[I]n this 2004 paper, she points to one of the NPT’s most disturbing failures: “the gap between continued expectations of the NPT’s role in preventing nuclear proliferation and its real ability to confront emerging international realities in the guise of states seeking nuclear capability widened.” This happened not because the NPT was poorly implemented, but because the NPT is inherently incapable of halting the spread of nuclear proliferation.

Since this is a fairly old study, I feel obligated to report that Landau just wrote a new one addressing the question on everyone’s minds: The U.S. and the NPT: Israel on the Line?

This question was catalyzed by a statement from Obama’s Assistant Secretary of State Rose Gottemoeller. Gottermoeller said that “universal adherence to the NPT itself, including by India, Israel, Pakistan, and North Korea — also remains a fundamental objective of the United States.” Well, does the Obama administration intend to pick a fight with Israel over an issue that is most sensitive and essential to Israel’s security?

Landau’s updated answer is yes and no.

The “no” is a short-termistic:

[T]he immediate context of the statement underscores that it does not in itself indicate a break with past positions. The timing of the speech was determined by the NPT PrepCom cycle, and within this context it is standard US practice to express support for the NPT, including the hope that all states eventually join.

The “yes” applies to the long-term:

[I]t is difficult to disconnect Gottemoeller’s words from the broader disarmament agenda that President Obama has embraced of late, especially with regard to the expressed need for greater balance of emphasis among the three pillars of the NPT.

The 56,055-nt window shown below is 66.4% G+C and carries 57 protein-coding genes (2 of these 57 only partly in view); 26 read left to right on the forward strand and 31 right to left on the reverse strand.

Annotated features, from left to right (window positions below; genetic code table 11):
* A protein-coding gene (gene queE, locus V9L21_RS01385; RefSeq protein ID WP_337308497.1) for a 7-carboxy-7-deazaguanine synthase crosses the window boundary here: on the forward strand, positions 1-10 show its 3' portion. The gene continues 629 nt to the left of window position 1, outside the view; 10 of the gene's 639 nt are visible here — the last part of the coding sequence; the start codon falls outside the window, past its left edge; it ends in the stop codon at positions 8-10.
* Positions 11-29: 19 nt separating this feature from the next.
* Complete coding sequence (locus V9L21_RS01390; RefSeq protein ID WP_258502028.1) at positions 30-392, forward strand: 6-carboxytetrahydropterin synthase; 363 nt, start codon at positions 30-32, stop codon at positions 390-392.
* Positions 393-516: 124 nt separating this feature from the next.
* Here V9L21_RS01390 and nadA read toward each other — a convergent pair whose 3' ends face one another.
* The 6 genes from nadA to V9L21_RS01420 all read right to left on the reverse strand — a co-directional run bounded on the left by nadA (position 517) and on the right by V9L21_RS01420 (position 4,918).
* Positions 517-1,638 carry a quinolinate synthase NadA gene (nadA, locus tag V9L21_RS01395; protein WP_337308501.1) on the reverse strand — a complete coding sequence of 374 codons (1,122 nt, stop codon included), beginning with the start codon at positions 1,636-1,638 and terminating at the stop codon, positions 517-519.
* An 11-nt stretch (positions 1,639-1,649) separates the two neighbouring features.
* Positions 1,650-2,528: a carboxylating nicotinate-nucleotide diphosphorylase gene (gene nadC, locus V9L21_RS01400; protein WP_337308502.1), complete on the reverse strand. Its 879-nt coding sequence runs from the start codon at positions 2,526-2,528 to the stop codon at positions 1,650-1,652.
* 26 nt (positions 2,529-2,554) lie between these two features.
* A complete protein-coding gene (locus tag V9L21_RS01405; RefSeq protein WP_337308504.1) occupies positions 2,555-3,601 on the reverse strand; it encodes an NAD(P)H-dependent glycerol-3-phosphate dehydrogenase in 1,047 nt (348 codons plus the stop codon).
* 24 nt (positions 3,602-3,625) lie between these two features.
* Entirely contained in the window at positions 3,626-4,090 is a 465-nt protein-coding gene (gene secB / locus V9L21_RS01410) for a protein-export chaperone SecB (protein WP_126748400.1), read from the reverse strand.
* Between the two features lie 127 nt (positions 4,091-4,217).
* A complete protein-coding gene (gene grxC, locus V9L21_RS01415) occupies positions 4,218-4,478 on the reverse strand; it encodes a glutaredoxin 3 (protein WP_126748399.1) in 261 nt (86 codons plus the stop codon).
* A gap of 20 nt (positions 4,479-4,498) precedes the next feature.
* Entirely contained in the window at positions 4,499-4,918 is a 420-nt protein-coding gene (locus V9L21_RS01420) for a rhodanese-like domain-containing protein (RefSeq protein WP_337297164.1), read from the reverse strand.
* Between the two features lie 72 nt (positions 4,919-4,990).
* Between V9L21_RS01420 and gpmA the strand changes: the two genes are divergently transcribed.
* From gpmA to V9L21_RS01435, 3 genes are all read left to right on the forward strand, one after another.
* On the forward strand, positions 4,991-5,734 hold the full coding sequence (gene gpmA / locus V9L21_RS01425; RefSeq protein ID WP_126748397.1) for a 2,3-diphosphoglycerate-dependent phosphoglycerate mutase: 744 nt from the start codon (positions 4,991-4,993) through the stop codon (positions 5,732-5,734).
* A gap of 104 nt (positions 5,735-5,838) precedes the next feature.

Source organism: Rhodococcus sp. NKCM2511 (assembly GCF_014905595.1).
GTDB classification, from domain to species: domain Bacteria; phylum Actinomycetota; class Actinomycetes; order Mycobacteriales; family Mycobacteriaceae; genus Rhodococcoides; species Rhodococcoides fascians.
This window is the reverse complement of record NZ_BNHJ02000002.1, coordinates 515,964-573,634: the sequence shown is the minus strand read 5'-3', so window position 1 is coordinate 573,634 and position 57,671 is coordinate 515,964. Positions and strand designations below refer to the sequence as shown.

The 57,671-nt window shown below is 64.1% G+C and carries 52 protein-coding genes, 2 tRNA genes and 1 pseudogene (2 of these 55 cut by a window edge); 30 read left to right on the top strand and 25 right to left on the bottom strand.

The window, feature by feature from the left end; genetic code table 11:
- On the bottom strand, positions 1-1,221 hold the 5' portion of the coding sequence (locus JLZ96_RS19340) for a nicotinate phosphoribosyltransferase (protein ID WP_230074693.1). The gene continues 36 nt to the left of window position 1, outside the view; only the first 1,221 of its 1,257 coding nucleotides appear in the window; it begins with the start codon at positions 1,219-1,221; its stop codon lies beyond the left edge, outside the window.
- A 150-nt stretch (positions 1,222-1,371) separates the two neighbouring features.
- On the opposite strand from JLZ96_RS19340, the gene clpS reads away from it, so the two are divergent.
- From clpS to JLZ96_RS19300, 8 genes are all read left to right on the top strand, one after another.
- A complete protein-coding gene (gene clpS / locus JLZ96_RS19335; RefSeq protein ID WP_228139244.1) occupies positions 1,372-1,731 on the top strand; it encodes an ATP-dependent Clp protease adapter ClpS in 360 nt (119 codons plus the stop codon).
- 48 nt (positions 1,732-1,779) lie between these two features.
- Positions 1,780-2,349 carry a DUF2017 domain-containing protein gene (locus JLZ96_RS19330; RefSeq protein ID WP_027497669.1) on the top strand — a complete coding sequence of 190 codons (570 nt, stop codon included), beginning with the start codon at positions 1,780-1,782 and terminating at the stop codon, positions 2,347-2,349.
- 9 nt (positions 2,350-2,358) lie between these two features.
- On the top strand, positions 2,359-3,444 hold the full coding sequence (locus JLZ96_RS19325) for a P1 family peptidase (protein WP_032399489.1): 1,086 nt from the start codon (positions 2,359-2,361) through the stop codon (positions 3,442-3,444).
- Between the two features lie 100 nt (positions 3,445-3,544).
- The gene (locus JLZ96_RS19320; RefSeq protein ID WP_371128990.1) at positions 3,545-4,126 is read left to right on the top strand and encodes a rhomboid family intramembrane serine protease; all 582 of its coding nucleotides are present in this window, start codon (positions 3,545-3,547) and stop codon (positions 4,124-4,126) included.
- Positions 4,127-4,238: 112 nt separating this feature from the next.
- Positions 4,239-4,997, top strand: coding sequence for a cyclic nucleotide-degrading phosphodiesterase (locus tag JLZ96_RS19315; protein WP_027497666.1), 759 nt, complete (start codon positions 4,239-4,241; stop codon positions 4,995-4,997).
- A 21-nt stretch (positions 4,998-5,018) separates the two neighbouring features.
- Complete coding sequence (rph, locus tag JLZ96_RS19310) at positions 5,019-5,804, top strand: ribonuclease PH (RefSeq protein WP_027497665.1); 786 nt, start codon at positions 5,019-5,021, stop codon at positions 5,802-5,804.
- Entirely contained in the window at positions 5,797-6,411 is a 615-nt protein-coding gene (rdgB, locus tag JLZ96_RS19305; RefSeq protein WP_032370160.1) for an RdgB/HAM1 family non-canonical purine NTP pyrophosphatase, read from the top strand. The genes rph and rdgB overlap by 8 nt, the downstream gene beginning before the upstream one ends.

And Landau doesn’t forget to explain why an attempt to broker Iran’s denuclearization in exchange for Israel’s denuclearization would not be sensible:

Because proliferation issues are strategic and political, equating Israel with Iran is highly problematic. There are many important differences that distinguish between these two states, not least the fact that Iran cheated for years on its commitment to remain non-nuclear: according to the 2007 NIE, it was actively working on a nuclear weapons program from the 1980s up until at least 2003, while party to the NPT. Moreover, not only has Iran targeted Israel as a state it would like to see eliminated (whereas Israel has never issued any such threats), but it is threatening to disrupt the entire region due to its hegemonic agenda. Israel’s nuclear deterrent is a central linchpin of its defense against an existential threat that Iran is seeking to put in place with its own nuclear activity.

Will this convince “the Sullivans of the blogsphere”? One wonders.

Ten days ago, as I was writing about the U.S., Israel and the Non-Proliferation Treaty (NPT), I recommended a study by Emily Landau of the Israeli Institute For National Security Studies:

[I]n this 2004 paper, she points to one of the NPT’s most disturbing failures: “the gap between continued expectations of the NPT’s role in preventing nuclear proliferation and its real ability to confront emerging international realities in the guise of states seeking nuclear capability widened.” This happened not because the NPT was poorly implemented, but because the NPT is inherently incapable of halting the spread of nuclear proliferation.

Since this is a fairly old study, I feel obligated to report that Landau just wrote a new one addressing the question on everyone’s minds: The U.S. and the NPT: Israel on the Line?

This question was catalyzed by a statement from Obama’s Assistant Secretary of State Rose Gottemoeller. Gottermoeller said that “universal adherence to the NPT itself, including by India, Israel, Pakistan, and North Korea — also remains a fundamental objective of the United States.” Well, does the Obama administration intend to pick a fight with Israel over an issue that is most sensitive and essential to Israel’s security?

Landau’s updated answer is yes and no.

The “no” is a short-termistic: